Cheese of the Week

While the country spent the last 6 days rolling in its own woebegone waste, it was a good week of seeing the beauty of our country’s beaches and natural greenery. You rarely get the chance to appreciate the outdoors and it made the environmental issue even more pressing after seeing what was at stake. 

All I know is, after this marathon of seafood and celebrations, this last week of July is going to be a killer. Take it away, work it kitty.


Saying No to Temporary Fixes


It’s ironic that in mob movies, members of the mafia use “waste management” as their cover when asked what they do for a living. Here, our mafia of politicians also has nothing to do with waste management. As has been the trend, whenever there has been an injustice in our society, a Facebook event pops up announcing a march against it. After the garbage fiasco this past week, an anti-corruption demonstration was planned for Saturday afternoon (yesterday) in front of the Grand Serail in Downtown.

I’ll admit that I haven’t gone to every protest but I felt like it was my civic duty to be present at this one in particular. If I didn’t go, I was a fraud: a hypocrite for not practicing what I preach. In essence, our presence at every march is necessary – we need to stand together when any member of our community or any issue that affects it is being defended and/or highlighted. We need to unite as a common front otherwise we are the ones to blame when our rights are violated or our politicians make poor decisions on our behalf and we quietly accept them. You have to take responsibility for your part of the equation before blaming others or authority. That also applies to the issue of garbage collection. As one citizen was saying at the protest, “this is our trash, we should sort it.” It is the country’s duty to collect and dispose of their people’s waste, but it’s the people’s duty to reduce their individual contribution to it. Once you do your part then you can be angry for them not doing theirs. It’s also about taking responsibility for putting such people in power and then suffering the consequences of our own votes. What’s done is done though so let’s deal with our present situation.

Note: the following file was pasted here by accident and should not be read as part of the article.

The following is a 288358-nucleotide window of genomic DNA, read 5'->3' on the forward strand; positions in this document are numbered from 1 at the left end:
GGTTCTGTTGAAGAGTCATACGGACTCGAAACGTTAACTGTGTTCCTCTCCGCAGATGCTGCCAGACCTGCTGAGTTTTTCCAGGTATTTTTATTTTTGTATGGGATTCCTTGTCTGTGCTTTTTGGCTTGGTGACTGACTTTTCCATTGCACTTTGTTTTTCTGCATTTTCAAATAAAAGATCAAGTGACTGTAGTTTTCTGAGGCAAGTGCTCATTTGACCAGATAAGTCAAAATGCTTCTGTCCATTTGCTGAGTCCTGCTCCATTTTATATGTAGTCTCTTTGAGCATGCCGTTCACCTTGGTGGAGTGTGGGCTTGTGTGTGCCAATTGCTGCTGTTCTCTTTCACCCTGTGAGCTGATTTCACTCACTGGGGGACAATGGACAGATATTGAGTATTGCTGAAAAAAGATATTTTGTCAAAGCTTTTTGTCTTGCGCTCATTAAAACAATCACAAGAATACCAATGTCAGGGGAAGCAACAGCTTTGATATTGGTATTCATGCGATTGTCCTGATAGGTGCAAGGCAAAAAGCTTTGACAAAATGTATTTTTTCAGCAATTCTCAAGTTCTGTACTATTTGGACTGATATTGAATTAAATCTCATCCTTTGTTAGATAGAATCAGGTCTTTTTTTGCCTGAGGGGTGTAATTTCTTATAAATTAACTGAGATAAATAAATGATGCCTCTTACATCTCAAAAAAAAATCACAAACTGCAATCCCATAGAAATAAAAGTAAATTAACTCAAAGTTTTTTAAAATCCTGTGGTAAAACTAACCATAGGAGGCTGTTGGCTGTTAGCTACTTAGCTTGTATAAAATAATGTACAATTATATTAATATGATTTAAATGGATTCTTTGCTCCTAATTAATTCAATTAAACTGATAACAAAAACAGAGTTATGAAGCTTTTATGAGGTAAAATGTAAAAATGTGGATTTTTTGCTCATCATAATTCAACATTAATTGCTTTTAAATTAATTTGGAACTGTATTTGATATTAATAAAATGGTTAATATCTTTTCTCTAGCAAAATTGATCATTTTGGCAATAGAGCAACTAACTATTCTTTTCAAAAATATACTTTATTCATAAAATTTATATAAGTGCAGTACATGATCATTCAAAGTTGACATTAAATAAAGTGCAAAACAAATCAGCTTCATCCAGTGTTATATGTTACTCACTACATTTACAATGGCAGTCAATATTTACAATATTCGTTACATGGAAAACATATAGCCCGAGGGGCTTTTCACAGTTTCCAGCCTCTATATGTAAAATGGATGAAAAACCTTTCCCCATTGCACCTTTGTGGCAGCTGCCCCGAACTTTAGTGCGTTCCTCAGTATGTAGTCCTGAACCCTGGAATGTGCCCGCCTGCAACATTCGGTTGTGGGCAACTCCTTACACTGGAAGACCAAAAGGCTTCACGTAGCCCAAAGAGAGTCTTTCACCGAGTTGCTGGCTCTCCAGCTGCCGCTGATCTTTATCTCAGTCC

I’m glad there was a demonstration. I’m amused when, after bumping into a friend there, she told me, “it’s my first mouzahara.” It was admirable to see people bringing their children there, exposing them to the issues that should be fought for instead of surrounding them with sectarian rhetoric. It was good to see the faces I see on Facebook, the ones who write about the problems, also there in person. It was great to see Lebanese flags, no party colors. It was commendable to see a peaceful approach to getting our voices heard. Who was listening though? The crowds looked indistinguishable from the ones at our summer street festivals and that’s what seemed wrong. I wanted more anger. I wanted more people. I wanted more alternatives presented for what happens once everyone goes home. Without a long-term plan, will there be change?

I went to yesterday’s protest knowing that it would either inspire or disappoint me. Sadly, it was more of the latter. I admire the activists that organized it and took action. Enough complaining without movement. But while standing there, I was surprised that there weren’t more people, that the ones there weren’t furious, and that the general consensus of the older generation was a pessimistic “what’s the point?”